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Paris: Seven Places You'll Recognise From Cinematic History

04/11/2014 13:32 GMT | Updated 04/01/2015 10:59 GMT

Paris is a city that's spent centuries inspiring artists, writers, musicians, photographers and filmmakers alike - and wandering the streets of the City of Light, it's not hard to see why.

It's here, among the iconic architecture and the air of romance, that the film director greats such as Luis Buñuel and the legendary Woody Allen have found their inspiration. It's a place where coincidence, fiction and reality all coincide.

A great example of this is the latest effort from Expedia; their travel video #FilmTripping explores those Parisian locations that you're sure to recognise from the silver screen. Here's a look at the places they explore.

Before Sunset (2004)| Shakespeare and Company, 75005

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Arguably the most famous bookshop in the entire world, Shakespeare and Company first opened in 1919 and was a literary corner frequented by the greats: Hemingway, Fitzgerald and Gertrude Stein to name just a few. Moved to a new location due to the Second World War, todays Shakespeare & Company sits happily in the shadow of its predecessor.

It's here that a pivotal scene of 2004's Before Sunset takes place, with two old lovers (Jesse and Celine) meeting again nine years after their first encounter. Image source

Les Amants du Pont-Neuf (1991)| Pont-Neuf, 75001

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Despite its name meaning "new bridge", Pont-Neuf is actually the oldest of Paris' modern bridges. Standing right by the infamous Île de la Cité, Pont-Neuf connects the city's Right Bank luxury with the artsy and bohemian style of La Rive Gauche.

When it comes to cinematic history, Pont-Neuf is a key location. Much of 1991's Les Amants du Pont-Neuf (1991) sets the love story between a young painter and a street performer around the bridge. Image source

Midnight in Paris (2011)| Île de la Cité, 75004

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The Île de la Cité is a natural island in the middle of the river Seine, considered as the very centre of Paris and as the heart of its medieval history. It's here you'll find Point Zero, the site of the world famous Notre Dame Cathedral.

If there's one film truly capturing the beauty of Île de la Cité, it's Woody Allen's Midnight in Paris (2011). In the film, the main character walks along the quays of the Seine by night, accompanied by the beautiful mistress of the famous Picasso. Image source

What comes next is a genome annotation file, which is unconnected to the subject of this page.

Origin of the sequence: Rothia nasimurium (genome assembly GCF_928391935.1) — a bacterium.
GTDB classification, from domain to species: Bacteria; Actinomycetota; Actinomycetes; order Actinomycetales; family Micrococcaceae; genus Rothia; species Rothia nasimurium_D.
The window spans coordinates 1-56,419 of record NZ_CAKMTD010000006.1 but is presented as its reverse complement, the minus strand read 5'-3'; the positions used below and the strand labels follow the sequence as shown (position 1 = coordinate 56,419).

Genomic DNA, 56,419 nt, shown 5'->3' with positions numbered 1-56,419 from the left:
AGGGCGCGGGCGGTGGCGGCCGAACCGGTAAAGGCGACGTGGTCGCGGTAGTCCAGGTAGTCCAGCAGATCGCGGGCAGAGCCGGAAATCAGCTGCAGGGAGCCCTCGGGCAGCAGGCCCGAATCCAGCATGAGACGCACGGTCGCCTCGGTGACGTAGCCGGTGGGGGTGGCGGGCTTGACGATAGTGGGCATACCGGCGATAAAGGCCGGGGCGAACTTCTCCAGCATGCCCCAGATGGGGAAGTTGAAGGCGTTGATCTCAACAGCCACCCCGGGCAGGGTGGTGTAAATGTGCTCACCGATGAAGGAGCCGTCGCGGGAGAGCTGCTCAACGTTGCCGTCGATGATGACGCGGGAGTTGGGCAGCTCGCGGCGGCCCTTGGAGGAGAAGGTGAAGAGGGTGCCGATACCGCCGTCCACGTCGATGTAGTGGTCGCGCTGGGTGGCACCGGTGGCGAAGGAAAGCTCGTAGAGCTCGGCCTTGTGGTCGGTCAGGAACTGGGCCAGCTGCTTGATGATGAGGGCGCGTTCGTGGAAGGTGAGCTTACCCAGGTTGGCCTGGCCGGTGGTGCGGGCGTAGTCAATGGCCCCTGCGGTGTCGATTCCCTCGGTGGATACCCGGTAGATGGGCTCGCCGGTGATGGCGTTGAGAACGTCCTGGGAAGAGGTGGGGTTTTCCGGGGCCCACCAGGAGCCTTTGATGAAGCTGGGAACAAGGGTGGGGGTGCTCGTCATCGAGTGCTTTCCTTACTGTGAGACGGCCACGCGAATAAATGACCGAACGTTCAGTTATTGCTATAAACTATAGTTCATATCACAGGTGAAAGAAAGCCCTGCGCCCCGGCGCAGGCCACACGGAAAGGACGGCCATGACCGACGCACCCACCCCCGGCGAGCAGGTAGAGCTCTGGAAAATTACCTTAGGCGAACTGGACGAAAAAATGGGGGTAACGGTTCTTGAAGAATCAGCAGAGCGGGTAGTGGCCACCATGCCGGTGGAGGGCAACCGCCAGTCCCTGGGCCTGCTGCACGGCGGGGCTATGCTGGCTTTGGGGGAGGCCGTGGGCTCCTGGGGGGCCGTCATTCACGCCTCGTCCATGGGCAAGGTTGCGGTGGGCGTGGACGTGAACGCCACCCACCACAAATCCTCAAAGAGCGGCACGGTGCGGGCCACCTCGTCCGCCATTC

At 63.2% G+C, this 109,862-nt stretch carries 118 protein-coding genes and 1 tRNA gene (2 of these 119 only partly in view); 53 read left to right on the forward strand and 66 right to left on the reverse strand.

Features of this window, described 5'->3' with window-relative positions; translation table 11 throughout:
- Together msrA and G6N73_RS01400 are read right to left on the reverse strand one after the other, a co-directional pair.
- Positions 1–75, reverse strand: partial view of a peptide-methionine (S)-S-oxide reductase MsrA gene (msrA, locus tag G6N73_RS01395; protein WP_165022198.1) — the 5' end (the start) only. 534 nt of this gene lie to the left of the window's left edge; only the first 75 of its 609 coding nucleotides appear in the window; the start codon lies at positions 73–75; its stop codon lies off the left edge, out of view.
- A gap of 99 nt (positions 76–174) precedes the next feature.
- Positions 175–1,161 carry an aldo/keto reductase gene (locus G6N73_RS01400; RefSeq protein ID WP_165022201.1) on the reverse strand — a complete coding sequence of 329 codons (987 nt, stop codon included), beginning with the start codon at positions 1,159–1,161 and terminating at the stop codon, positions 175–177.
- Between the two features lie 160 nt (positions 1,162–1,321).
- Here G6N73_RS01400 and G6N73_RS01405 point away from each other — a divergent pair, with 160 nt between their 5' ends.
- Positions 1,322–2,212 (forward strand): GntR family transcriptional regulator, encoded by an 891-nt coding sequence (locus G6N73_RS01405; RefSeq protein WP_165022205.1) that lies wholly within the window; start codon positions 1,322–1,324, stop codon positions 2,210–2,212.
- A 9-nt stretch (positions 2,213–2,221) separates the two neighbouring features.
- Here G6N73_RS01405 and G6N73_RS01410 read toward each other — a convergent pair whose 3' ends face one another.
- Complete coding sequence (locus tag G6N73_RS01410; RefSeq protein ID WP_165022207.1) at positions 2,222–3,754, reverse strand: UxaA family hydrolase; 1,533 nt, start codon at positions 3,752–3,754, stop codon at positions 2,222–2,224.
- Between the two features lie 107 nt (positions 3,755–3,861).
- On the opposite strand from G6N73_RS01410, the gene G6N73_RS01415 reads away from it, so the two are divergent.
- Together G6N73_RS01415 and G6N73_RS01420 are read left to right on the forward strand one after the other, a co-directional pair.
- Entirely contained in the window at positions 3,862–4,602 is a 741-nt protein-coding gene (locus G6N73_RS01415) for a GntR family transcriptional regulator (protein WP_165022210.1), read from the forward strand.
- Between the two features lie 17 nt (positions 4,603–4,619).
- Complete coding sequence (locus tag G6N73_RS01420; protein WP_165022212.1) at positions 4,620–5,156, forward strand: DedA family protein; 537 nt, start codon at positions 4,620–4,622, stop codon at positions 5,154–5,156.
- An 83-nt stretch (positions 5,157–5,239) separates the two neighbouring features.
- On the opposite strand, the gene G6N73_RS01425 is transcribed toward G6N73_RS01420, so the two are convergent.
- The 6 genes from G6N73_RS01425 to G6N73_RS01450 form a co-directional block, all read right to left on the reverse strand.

Le Fabuleux Destin d'Amélie Poulain (2001)| Canal Saint-Martin, 75010

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Sitting pretty in the heart of Paris' most bohemian neighbourhood, Canal Saint-Martin is the centrepiece to a place of artisan bistros, hip cafes and creative types. The tranquil canal is a local hotspot, providing a peaceful respite that feels a million miles from tourist-heavy central Paris.

It's here among the shady trees and dappled sunlight that some of the most memorable scenes from 2001's Le Fabuleux Destin d'Amélie Poulain take place. Image source

The Bourne Identity (2002)| Belleville, 75020

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Although Belleville has come a long way since its days as an independent commune overlooking the city of Paris below, it has long been considered a "working class" neighbourhood. Today home to an impressive array of cultures, Belleville is a burgeoningly creative area, with a village feel and an influx of artists attracted by cheap rents.

Passage Plantin is a charmingly narrow and cobbled street in the heart of Belleville, immortalised on screen in The Bourne Identity (2002). Image source

Moulin Rouge! (2001)| Pigalle, 75018

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The site of perhaps the world's most famous red windmill, Pigalle is a neighbourhood simply overflowing with cabaret theatres, sex shops and adult shows. Long regarded as the underworld of Paris, Pigalle is a place that comes alive by night, fuelled by desire, indulgence and decadence.

Of course, it's Pigalle's most famous theatre - the Moulin Rouge - that's the setting for the romance of two star-crossed lovers in Baz Luhrmann's Moulin Rouge! (2001). Image source

Paris Je T'aime (2006)| Trocadéro, 75016

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There's no denying that there's one image that will always spring to mind when you think of Paris: the Eiffel Tower. And there's no better place to catch a glimpse of this iconic structure than looking out across the river from Trocadéro, a former village of Paris and the site of the Palais de Chaillot.

It's here that one of the most memorable of Pairs Je T'aime's (2006) eighteen segments takes place, a charmingly unforgettable short featuring two mimes that fall in love. Image source